photo credit: http://www.new-ulm.mn.us
There are two kinds of people in the world: those without nicknames, and those with them. I've always been a nickname girl. From birth until about the time I was cusping into adulthood my sisters called me Squirt. I begrudged my niece and nephew when my oldest sister started calling them Squirt. None of my sisters had nicknames, apart from the winter our middle sister was referred to as Thistle because of her split ends. (Candi got the last laugh as she now has really good hair.) My dad called me Herman, or Herman the German when he was in an affable mood. He also named all of his cats Herman, so maybe he was suffering from memory issues and found it easiest to just duplicate the moniker. Dad's high school nickname was Swede Johnson, just as his dad, my grandpa, was so named.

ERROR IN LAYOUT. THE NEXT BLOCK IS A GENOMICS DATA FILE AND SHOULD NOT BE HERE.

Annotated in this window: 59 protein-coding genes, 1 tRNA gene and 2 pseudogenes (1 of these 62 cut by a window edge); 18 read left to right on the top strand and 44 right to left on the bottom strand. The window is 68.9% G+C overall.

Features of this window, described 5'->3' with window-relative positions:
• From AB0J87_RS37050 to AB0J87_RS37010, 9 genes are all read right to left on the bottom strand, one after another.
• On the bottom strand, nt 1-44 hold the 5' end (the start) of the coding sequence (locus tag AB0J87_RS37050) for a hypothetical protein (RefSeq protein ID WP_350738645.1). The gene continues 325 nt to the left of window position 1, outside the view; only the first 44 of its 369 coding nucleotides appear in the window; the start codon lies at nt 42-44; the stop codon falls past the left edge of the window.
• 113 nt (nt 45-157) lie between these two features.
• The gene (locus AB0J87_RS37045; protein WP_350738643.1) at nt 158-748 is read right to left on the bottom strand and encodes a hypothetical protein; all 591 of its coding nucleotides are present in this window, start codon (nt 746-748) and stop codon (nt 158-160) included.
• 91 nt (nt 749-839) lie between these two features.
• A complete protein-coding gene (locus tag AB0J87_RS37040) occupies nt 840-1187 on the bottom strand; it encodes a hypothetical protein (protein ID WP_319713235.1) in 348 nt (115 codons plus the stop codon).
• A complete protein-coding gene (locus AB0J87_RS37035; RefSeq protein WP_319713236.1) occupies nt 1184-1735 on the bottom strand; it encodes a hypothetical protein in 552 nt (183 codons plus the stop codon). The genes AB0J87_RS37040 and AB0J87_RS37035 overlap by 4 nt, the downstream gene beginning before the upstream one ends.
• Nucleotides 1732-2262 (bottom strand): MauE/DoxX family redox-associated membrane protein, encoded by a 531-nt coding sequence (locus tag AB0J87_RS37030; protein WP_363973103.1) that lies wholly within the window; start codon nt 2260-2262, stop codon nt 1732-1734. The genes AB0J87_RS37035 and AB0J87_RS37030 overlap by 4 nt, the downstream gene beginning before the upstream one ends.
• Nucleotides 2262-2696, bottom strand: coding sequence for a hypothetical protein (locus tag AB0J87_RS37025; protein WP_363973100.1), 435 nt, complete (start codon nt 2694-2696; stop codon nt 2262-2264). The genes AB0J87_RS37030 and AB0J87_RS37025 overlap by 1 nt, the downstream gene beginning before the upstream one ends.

Over the years I've answered to names that described my personality, such as Skid during the summer I was covered in road rash from my occasionally unsuccessful yet daring horse and bicycle feats, or Extreme during the winters I biked through blizzards to get to work. T calls me LPJ, an acronym from Little Patty Johnson, which is what my priest called me the day I missed the Girl Scout parade because of a broken shoe.
I've got nicknames for T and my daughter (we've called her Pooh since she was a baby, a name I first heard in Al Franken's little known and very under appreciated movie One More Saturday Night). We often call our cats Olive and Oskar "Kitty" (or Maude) and "Buddy." But why do some of us get nicknames and some do not? Wise Wikipedia to the rescue. Here is their account.